HealthStreet offering bootcamp, concussion testing


Published: Wednesday, September 11, 2013 at 3:16 p.m.
Last Modified: Wednesday, September 11, 2013 at 3:16 p.m.

Whether offering a program to help you get physically fit or giving you information and tools to help you prevent and/or manage a concussion, HealthStreet has you covered.

Facts

HEALTHSTREET EVENTS

* What: University of Florida HealthStreet will be offering a fitness bootcamp and concussion testing.

* When: Bootcamp is 10 a.m.-6 p.m. Thursday, and also Sept. 19 and Sept. 26; concussion testing is noon-4 p.m. Sept. 21.

* Where: HealthStreet, 2401 SW Archer Road.

* Cost: Free, and open to the community.

* Information: Call 352-294-4880.

The University of Florida HealthStreet program offers residents medical and social services needs assessments, directs them to resources and presents them with opportunities to participate in clinical trials.

Darryl Pastor, HealthStreet program manager, said each month HealthStreet offers a variety of programs free to the community. This month, a bootcamp will be offered from 10 a.m.-6 p.m. Thursday, and also Sept. 19 and Sept. 26 at HealthStreet at 2401 SW Archer Road. Also, concussion testing will take place from noon-4 p.m. Sept. 21, also at HealthStreet.

"The bootcamp is for all fitness levels," said Pastor. "Try it out. All you need is to show up. It's worth a try."

"Concussion is one injury where we can prevent negative outcomes through education," said Aliyah Snyder, research coordinator for the event and founder of Athlete Brain, an organization that strives to promote discussion, awareness and education about sports concussions. The event is sponsored by the Concussion Surveillance and Management Research Program led by Health IMPACTS for Florida, a collaborative effort between UF and Florida State University.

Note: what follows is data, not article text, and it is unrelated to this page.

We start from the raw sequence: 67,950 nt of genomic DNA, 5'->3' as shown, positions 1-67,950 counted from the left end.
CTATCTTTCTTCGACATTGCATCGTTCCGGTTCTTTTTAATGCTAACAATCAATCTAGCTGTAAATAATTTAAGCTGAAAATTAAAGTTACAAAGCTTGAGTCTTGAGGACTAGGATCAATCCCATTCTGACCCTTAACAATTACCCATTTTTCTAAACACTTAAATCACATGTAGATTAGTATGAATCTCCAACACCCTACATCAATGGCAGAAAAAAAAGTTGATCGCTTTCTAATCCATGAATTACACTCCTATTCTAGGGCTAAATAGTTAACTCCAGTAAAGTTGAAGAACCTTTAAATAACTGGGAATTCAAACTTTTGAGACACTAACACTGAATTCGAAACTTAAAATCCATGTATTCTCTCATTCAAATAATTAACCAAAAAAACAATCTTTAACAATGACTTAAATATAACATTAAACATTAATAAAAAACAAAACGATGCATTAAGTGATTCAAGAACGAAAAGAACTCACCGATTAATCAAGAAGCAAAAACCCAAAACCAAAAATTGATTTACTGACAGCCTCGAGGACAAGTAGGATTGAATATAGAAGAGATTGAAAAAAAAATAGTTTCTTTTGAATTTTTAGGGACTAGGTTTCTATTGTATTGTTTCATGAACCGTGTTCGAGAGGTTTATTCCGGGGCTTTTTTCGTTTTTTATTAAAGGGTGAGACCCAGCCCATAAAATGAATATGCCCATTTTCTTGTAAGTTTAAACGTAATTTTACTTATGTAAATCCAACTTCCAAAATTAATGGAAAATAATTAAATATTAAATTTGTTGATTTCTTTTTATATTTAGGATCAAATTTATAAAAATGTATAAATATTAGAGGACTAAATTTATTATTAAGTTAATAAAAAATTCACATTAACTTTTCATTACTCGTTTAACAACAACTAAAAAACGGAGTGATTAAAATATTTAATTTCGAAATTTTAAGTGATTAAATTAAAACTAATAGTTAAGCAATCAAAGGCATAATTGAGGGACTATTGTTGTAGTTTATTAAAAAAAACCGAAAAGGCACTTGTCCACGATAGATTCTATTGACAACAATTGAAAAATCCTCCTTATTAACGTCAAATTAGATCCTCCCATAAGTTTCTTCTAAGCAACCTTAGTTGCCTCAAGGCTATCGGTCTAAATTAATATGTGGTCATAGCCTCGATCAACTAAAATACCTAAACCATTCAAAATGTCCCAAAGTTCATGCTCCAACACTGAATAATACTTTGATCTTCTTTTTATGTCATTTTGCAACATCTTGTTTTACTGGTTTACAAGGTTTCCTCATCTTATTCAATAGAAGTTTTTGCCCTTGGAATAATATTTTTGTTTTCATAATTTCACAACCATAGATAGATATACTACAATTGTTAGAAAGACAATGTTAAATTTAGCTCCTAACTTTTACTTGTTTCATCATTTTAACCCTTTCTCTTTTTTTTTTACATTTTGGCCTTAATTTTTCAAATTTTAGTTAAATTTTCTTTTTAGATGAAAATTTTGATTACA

Fitness bootcamp

Pastor, who also is a certified personal trainer, said the bootcamp is designed for adults 18 and older. Pastor said he will work with individuals to provide their exercise needs.

Pastor suggested wearing comfortable clothes and tennis shoes, and bringing water and a workout mat, if you have them. If not, don't worry, something can be worked, he said. "Every workout is a safe and enjoyable workout," Pastor said. "It's a fun workout for anyone who wants to get or maintain physical fitness."

Pastor said the goal of HealthStreet is to connect people with resources and be involved with research at UF. "Research is a way to have a voice," Pastor said, "and to have a vote in health care and how research is run and to be represented."

Concussion testing

The Centers for Disease Control and Prevention define a concussion as a type of traumatic brain injury, or TBI, caused by a bump, blow or jolt to the head that can change the way the brain normally works. Concussions also can occur from a fall or a blow to the body that causes the head and the brain to move quickly back and forth.

Snyder said in 2010, there were 1.7 million concussions reported in emergency rooms.

"The majority of concussions are not reported," said Snyder, adding that not only athletes, but everyone should be tested.

Snyder said the program, which is free for children ages 5 through adults, will provide information about signs and symptoms of a concussion and treatment and what you can do to prevent concussions.

Snyder said the concussion testing to be used will be Sport Concussion Assessment Tool, or SCAT 3, which will be administered by trained UF graduate students. Children ages 5-12 will receive a children's version of the test and and teens 13 to adults will receive the adult version of the test.

Snyder said the concussion testing measures cognition, balance and symptom assessment to create a baseline of how an individual functions on a normal day so that if a concussion is suspected in the future, the test results can be compared. "It's all about comparison," Snyder said.

Participants will receive a copy of the results to take to their health care provider.

"Knowledge about the brain will be presented in an easily accessible way and this knowledge can be used in everyday life," Snyder said. "It's especially important for athletes because they're at a higher risk of receiving a concussion."

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